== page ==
Rain gardens. Rain barrels. French drains and swales. Green solutions to stormwater runoff sound fancy and complicated, but they’re not. And I’ve got a list of rain garden how-to resources to prove it.
The basic principal for controlling stormwater in an earth-friendly way: keep the water where it falls and help it soak into the ground. Homeowners can do that by following any or all of these low-impact development strategies:
- Channel your roof’s downspout into a rain garden
- Install pervious pavement for pathways and patios (LID expert Tom Holz recommends Turfstone from Mutual Materials)
- Instead of paving a whole driveway, install two tracks of pavement or paving tiles just where you drive (this is sometimes called “California strips”) and leave the rest of the driveway in gravel or vegetation
- Install a vegetated or green roof
- Connect your downspout to a rain barrel
There are even programs in Portland, Seattle, and elsewhere to help pay for these stormwater fixes, and there are a variety of free classes to show you how to do LID.
(If you still need convincing that stormwater is a serious environmental and economic problem, keep in mind that in a single storm in the Puget Sound region, 10 bathtubs worth of water pour off a single home’s roof. For more on stormwater’s harm check out our report Curbing Stormwater Pollution.)
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Let’s start with a little elaboration on these five strategies.
What is a rain garden? In it’s simplest form, it’s a shallow depression, like a little pond, that a roof downspout empties into. Most of the time, the pond is empty. When it rains, it fills with water that slowly soaks into the ground. That soaking process is helped by digging the pond an extra few inches or feet deep, then lining it with a few inches of sand, gravel, and soil that soak up water better than the average patch of dirt in your yard. The depression is usually planted with grasses and shrubs that can tolerate wet soil. (Also note the depression can be called a swale or bioswale, and a French drain is akin to a buried rain garden.)
Pervious pavement is just what it sounds like—it has small holes like a sponge or Swiss cheese that allows water to pass through it to the ground beneath.
Building a driveway with tracks is a straightforward solution, and dramatically cuts down on the amount of pavement that repels water.
A green or vegetated roof is going to be the most costly, complicated of these strategies. It’s a roof covered with soil and vegetation that trap and hold water (that’s a ridiculously simplified explanation, and frankly I have less knowledge about this solution—Sunset Magazine this month offers a simple green roof how to, but I’m skeptical that it’s that easy.).
Rain barrels are getting pretty ubiquitous in the Northwest. The idea is to plug your downspout into a barrel or cistern, then use the water on plants during the summer (if you have a composite roof, those tiles are made from asphalt and the water isn’t safe for using on edibles). The thing is, these barrels fill up FAST. Basically, one good November storm will fill the barrel, and then for the rest of winter the water just spills out of the barrel or runs back into the stormwater system. So if you really want to help the environment, let the barrel slowly drain into your yard after the storm when the ground is less saturated so that it can fill again with the next rain.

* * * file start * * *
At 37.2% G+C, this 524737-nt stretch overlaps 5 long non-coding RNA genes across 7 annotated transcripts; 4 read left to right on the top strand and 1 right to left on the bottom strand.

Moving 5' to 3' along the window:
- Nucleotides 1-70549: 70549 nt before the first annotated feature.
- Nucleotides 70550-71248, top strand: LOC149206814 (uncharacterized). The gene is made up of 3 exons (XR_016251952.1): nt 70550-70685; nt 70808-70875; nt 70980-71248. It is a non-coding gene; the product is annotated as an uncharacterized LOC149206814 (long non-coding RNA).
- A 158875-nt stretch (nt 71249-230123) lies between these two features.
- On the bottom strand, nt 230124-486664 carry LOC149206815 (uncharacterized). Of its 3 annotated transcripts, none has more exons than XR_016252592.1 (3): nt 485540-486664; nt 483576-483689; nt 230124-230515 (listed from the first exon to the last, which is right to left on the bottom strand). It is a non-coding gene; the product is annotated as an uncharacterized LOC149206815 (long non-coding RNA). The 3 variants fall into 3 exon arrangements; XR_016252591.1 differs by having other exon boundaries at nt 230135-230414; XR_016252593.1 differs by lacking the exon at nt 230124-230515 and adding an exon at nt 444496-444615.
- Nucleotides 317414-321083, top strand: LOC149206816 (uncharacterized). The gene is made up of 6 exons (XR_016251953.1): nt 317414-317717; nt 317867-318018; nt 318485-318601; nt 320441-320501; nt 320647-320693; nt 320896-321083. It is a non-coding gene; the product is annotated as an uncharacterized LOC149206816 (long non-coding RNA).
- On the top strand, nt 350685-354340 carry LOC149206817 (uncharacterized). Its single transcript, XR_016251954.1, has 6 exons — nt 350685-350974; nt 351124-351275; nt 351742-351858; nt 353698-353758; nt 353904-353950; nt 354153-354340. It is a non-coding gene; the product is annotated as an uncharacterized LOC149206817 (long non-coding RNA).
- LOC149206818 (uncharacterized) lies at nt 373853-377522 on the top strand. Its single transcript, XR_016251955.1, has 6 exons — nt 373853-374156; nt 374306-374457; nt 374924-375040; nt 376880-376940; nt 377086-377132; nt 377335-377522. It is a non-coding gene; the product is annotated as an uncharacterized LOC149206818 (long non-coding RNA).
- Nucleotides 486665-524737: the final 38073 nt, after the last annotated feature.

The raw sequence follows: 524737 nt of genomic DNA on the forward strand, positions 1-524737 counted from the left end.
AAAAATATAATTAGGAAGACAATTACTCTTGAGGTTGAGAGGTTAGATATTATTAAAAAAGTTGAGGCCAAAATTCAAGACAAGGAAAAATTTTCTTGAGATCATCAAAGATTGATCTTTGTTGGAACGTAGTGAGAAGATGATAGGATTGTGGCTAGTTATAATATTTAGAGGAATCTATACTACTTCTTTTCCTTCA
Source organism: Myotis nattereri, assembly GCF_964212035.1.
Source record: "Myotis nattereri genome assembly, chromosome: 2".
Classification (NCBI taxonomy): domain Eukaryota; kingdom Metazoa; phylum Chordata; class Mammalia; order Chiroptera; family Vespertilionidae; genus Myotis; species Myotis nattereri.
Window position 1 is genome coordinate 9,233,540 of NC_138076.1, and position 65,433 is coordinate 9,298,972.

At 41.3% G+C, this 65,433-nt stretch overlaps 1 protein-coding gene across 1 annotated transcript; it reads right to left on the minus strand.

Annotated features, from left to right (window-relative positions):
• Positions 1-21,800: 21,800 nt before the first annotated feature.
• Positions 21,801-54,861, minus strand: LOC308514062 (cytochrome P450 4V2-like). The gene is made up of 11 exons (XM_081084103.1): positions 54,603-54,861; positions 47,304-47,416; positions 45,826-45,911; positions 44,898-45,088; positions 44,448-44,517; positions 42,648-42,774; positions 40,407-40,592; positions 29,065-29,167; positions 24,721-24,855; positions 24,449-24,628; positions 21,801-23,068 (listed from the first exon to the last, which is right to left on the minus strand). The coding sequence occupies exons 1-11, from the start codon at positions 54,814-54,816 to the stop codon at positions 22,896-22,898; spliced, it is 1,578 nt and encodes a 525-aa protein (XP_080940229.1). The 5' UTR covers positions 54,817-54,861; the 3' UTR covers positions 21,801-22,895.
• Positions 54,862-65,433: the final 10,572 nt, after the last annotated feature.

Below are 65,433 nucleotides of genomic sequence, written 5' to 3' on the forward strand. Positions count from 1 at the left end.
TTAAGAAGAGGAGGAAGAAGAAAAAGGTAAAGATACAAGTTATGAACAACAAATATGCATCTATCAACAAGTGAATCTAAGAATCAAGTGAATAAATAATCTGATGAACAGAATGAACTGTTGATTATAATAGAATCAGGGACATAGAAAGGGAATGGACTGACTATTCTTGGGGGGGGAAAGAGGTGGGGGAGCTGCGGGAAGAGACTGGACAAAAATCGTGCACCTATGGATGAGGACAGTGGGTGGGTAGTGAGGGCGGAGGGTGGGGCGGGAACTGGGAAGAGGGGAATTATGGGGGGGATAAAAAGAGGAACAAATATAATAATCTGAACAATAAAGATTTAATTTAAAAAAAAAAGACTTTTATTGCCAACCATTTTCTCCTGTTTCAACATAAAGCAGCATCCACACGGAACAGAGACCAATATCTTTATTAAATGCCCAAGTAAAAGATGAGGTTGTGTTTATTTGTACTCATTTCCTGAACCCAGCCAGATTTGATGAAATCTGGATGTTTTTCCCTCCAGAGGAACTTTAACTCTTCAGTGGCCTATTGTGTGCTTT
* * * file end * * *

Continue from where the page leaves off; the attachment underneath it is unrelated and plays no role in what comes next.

Rain Garden Guides
That’s the quick and dirty rundown. Here are some great publications walk you through the specific hows and whys of rain gardens, rain barrels, and other strategies:
- The Oregon Rain Garden Guide from Sea Grant Oregon. This illustrated guide helps you figure out exactly how and where to build a rain garden, including cutaway diagrams and photos that are nothing short of landscaping eye-candy—look at those fuzzy sedges and meandering rock streams. Also check out Rob Emanuel’s blog for more on stormwater and LID.
- The Rain Garden handbook from Washington State University on Seattle Public Utilities’ RainWise website also provides step-by-step rain garden instructions. It also tells you how to install rain barrels and other less labor-intensive means of dealing with runoff.
- The Waterbucket website has stormwater info that’s BC centric, but it’s also more technical.
- And this Oregon Metro website has still more Oregon-oriented info.
Free classes and workshops
If this still seems daunting, check out these free classes on installing a rain garden and rain barrels:
- The East Multnomah Soil and Water Conservation District website lists upcoming classes in Portland, Beaverton, and other cities.
- In the Puget Sound area, check out the Stewardship Partners website for classes happening right now.
Free rain gardens
And finally, let’s talk about cost. Lately, new programs keep cropping up to help pay for rain gardens and the like.
- Residents of Puyallup, Eatonville, and the Broadview neighborhood of Seattle have a shot at getting a free rain garden.
- Seattle residents in the Ballard neighborhood could be eligible for a separate rain garden program.
- Gresham residents can get $100 grants for installing a rain garden.
- Portland residents who disconnect their downspout from the sewer system can get a discount on their utility bill.
I’m certain there are resources, classes, and incentives that I’ve missed in this roundup, so be sure to add a comment to this post to share any additional information!